Wednesday, November 09, 2011

New genre

I've just discovered what a supercut is. Try out this quirky history of the line "What are you doing here?" in Dr Who. All sorts of possibilities come to mind. What about all the Doctor's excuses for the Tardis not working? Or all of Servalan's rather scary smiles from Blake's 7?

Saturday, November 05, 2011

Non-smart phone

I've just done something I rarely do: buy a mobile phone. I decided that the easiest way to do this given that I have zero interest in which one to get was to go into the first shop I found and ask for their cheapest pay-as-you-go model. Which seems to have worked. Ironically, the shop had terrible reception for Vodaphone and so making the test call (or whatever it is) was really difficult.

Monday, September 19, 2011

Tinker, Tailor, Soldier, Spy

I've still not been to the pictures much recently, but I did make an effort to see this, as I have a long and happy relationship with John Le Carre's work.

Basically: it's not at all bad, but falls down in some important ways. Firstly, I like the general look of the film: it's all a bit seedy and understated and the colours are unsaturated browns and greens. This does sometimes veer into a 70s pastiche perhaps (it looks more of its decade than the Alec Guinness version which was made in 1979). I also liked the portrayal of the Circus itself. Not sure where that huge building is that they filmed in but it has a great sense of place, of claustrophobia, and suspicion. It's a lot less cosy and more industrial than the cream-painted corridors in the old BBC version. There is more made of people listening in to phone calls, which sets the right atmosphere. The scene where Guillam has to steal a file from the library, and then gets hauled in front of the senior guys and roasted is very good. There are many other nice details, including the decision to make Percy Alleline Scottish (as he should be).

I feel one big error is the character of Ricky Tarr, who kicks the whole plot off. Ricky is a cocky little bastard who you wouldn't turn your back on, and was brilliantly played by Hywel Bennett in the 1979 version. The version here is all dewy-eyed sensitive boy who seems to have actually fallen for Irina the Russian trade delegate. As if Ricky would care, with all his other conquests.

A brief scene suggests to us that Peter Guillam is gay, which seems a pointless change to the book, in which we learn a bit about the nice female flautist he is currently seeing.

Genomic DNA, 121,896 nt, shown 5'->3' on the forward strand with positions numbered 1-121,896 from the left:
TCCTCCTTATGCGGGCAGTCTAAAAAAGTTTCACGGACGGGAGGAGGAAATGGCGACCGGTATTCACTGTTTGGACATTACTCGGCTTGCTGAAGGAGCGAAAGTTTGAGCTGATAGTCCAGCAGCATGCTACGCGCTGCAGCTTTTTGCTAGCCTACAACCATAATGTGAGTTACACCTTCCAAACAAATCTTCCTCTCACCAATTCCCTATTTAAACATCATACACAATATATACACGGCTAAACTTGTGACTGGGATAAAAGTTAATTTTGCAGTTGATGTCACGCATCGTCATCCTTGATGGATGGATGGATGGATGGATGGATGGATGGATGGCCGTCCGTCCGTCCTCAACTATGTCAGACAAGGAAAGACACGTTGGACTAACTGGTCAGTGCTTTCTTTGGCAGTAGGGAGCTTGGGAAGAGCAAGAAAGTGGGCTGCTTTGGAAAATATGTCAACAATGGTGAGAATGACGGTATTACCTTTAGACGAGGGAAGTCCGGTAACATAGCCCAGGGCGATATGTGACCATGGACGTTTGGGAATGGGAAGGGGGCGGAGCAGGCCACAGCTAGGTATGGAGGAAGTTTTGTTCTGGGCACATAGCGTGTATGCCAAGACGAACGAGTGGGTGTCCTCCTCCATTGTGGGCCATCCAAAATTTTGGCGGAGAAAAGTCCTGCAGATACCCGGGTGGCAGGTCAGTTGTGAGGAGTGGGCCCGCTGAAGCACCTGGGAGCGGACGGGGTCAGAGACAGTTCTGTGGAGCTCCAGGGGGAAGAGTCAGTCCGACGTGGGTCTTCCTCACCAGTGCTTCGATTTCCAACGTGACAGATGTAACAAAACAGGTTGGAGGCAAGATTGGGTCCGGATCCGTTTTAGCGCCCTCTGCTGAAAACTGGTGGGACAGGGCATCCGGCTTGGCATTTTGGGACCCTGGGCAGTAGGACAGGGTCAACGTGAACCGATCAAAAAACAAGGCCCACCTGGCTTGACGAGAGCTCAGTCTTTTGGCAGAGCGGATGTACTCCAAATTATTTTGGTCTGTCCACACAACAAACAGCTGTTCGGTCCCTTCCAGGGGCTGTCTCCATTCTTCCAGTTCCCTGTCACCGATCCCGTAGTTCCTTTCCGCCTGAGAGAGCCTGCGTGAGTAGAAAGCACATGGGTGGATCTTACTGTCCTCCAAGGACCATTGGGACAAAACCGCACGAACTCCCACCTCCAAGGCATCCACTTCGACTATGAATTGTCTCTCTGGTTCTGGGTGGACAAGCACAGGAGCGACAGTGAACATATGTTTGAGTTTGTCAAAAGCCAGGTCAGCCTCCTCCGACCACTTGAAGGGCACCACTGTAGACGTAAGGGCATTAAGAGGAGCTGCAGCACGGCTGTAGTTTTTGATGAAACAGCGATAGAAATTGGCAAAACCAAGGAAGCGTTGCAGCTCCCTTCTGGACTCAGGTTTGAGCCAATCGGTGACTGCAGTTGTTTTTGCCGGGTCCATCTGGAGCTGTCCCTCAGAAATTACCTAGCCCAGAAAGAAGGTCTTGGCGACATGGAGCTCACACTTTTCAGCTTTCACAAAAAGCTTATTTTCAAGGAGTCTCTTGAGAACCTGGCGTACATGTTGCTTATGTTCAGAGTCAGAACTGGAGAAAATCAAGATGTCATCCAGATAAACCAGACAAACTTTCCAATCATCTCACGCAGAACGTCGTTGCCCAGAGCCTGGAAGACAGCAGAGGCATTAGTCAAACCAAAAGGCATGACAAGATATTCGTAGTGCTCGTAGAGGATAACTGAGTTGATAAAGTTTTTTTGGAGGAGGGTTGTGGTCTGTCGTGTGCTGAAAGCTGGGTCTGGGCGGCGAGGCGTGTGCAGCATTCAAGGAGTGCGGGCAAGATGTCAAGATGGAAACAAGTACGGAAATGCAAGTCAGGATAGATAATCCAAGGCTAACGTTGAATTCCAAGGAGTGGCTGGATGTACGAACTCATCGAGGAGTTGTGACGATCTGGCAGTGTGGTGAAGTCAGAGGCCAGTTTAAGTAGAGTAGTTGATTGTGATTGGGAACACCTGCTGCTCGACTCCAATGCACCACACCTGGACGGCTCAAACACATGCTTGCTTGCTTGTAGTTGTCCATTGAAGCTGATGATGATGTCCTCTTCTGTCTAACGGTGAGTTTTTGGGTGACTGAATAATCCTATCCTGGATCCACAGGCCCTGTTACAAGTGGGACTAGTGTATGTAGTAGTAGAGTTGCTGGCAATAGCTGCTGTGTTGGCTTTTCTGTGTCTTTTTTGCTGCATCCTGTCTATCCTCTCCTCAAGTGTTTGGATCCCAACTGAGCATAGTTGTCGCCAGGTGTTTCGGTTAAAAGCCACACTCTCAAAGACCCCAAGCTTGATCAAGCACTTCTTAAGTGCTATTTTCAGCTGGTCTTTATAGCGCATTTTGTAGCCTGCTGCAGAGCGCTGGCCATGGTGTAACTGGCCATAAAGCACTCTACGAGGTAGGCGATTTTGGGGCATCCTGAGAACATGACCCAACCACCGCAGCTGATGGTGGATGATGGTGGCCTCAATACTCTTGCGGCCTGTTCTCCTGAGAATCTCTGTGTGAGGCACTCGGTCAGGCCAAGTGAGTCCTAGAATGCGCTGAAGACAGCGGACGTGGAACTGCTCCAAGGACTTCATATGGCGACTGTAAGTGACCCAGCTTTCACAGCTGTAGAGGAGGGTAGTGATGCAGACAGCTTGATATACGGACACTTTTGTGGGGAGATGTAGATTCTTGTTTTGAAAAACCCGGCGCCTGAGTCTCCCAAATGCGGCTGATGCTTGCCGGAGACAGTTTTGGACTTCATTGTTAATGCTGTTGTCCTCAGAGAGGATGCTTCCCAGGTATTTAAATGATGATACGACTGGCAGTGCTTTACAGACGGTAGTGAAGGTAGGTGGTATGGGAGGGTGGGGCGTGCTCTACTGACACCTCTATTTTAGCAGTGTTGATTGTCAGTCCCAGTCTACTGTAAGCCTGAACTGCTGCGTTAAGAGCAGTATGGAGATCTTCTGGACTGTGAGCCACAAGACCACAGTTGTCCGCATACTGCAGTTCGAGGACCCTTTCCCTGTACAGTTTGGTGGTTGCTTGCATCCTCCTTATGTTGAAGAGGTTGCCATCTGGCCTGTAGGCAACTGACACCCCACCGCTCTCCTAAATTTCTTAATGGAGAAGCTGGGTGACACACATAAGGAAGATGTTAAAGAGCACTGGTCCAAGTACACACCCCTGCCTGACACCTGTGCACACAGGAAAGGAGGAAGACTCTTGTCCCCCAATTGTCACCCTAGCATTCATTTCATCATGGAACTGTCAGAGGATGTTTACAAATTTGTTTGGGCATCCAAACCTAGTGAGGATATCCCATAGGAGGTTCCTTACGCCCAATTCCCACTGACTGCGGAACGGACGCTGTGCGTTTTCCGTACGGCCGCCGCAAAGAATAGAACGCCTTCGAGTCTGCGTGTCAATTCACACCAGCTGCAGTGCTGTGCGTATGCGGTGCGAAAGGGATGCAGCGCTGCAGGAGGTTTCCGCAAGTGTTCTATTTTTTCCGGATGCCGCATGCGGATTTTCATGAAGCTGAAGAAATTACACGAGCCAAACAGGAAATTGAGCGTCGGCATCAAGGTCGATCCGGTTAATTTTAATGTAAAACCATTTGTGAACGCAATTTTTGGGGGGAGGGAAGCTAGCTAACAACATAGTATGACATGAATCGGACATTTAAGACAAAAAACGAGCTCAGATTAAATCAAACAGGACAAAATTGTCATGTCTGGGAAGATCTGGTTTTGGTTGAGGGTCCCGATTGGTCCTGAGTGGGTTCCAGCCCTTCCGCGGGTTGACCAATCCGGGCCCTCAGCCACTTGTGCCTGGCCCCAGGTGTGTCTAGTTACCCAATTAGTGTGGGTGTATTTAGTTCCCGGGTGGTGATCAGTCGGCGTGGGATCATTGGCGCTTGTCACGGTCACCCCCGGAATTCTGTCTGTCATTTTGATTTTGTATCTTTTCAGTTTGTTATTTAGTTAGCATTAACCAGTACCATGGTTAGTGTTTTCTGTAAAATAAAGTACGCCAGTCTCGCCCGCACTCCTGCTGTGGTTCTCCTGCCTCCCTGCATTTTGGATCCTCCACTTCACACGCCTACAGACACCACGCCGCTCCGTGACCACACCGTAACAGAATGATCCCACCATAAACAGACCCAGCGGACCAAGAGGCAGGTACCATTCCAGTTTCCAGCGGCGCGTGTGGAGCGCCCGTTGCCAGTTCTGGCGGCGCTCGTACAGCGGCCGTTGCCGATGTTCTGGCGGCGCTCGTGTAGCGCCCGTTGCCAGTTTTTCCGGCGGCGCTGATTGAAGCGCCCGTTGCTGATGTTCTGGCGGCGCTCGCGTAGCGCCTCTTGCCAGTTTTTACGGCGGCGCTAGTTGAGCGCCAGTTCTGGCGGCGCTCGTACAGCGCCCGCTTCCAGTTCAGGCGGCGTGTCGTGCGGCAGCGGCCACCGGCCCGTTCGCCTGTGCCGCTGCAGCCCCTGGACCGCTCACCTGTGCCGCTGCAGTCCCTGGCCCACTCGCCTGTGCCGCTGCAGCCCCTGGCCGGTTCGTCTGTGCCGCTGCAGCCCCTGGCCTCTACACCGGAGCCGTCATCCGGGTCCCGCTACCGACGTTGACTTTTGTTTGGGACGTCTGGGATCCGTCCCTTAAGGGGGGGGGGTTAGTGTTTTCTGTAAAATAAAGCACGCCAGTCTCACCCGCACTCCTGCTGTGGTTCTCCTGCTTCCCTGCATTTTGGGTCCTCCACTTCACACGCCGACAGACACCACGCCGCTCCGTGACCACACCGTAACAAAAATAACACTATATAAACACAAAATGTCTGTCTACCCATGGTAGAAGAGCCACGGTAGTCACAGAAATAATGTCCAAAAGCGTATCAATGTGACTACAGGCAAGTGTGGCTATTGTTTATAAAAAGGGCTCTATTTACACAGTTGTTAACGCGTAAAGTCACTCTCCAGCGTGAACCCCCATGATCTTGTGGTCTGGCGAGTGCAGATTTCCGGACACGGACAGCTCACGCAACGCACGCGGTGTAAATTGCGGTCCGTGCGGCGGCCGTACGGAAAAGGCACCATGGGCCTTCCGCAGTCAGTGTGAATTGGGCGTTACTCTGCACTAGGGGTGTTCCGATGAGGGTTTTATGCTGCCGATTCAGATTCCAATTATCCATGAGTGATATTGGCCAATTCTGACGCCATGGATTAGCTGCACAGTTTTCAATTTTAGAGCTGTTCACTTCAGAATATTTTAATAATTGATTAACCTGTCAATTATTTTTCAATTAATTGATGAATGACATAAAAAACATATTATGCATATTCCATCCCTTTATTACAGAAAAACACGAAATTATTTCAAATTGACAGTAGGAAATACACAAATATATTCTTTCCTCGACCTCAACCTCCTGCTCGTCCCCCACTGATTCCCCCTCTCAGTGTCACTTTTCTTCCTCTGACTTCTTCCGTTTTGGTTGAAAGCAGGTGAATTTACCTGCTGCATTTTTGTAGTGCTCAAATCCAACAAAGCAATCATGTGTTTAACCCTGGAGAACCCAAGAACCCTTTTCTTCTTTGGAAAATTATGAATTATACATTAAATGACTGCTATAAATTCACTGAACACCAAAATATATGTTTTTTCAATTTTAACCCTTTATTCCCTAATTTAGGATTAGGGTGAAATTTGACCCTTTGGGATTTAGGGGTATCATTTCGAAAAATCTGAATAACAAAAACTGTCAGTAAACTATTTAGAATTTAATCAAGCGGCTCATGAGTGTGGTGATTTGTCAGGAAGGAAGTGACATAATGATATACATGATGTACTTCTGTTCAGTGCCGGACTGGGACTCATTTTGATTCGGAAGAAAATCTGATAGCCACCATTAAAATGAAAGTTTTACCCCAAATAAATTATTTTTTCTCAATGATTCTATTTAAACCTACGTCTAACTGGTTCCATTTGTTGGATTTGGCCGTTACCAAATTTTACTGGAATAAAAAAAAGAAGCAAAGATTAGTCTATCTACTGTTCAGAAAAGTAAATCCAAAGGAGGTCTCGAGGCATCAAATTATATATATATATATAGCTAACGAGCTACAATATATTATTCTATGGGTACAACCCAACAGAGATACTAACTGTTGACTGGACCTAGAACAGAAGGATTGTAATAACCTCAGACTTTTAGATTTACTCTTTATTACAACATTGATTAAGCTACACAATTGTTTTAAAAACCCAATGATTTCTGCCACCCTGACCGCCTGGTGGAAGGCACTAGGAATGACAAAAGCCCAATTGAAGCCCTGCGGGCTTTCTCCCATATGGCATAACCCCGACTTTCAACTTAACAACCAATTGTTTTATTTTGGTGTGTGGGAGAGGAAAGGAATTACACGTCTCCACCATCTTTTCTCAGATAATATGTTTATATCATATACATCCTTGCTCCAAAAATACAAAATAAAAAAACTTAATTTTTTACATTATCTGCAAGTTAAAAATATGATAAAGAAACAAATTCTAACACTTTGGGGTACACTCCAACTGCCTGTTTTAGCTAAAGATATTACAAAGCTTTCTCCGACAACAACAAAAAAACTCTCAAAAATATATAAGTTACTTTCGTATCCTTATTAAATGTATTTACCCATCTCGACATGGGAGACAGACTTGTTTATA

Many of Le Carre's lovely minor characters are gone: there is no Fawn, no Sam Collins (though Jerry Westerby seems to have inexplicably taken on some bits of his role), no Max ("I drive for you, shoot for you, what the hell?"). It must be hard compressing a complex novel like this into two hours of screen time, so maybe some loss is inevitable, but you can't help mourning your favourites.

And it's another film which doesn't know how to end: I was looking forward to the moment of unmasking, which is not actually shown, and to Colin Firth doing his big final number about why he did it, which is skated over very rapidly. And the end follows almost immediately. I think one of the last bits is meant to show Ann coming back to George, but I'm not sure.

Basically still worthy of your time, I think.

Monday, August 29, 2011

All change at Haymarket

The news that the council have voted for Edinburgh's trams to stop at Haymarket, rather than going to St Andrew's Square is incredible, even by the fucked-up standards of this project. Can you imagine having to change there to a bus to complete your journey? More likely, nobody would use it for the journey from the airport. I certainly wouldn't. I do wonder if it's not an attempt to goad Alex Salmond into paying more for it. But he's too smart for that I think.

Saturday, August 27, 2011

The concealment of information

In our age of instant and easy communication it's interesting to see how terrible some organisations are at it. I renewed my house insurance recently. The company didn't send me the policy documents; they sent me an email with a link to a web site where I can log in and view the documents. This is annoying. Why should I create an account that I'll use about once a year, and will forget the password to? Well, after some grumbling, I eventually did. There was a link to my policy, which was in the form of an ASPX file. Some surfing turned up a few ideas about how to view this, but none of them worked. Why do they make it this hard? Why not use a PDF or an Office document like the rest of the planet? In the end I phoned them up and asked for a paper copy by post.

It's not just the technical fails that are annoying here. If you are buying a service, there is something reasuring about a printed document that you can hold in your hand. I feel they've just got this wrong.

Sunday, July 17, 2011

Alas for the Clyde Room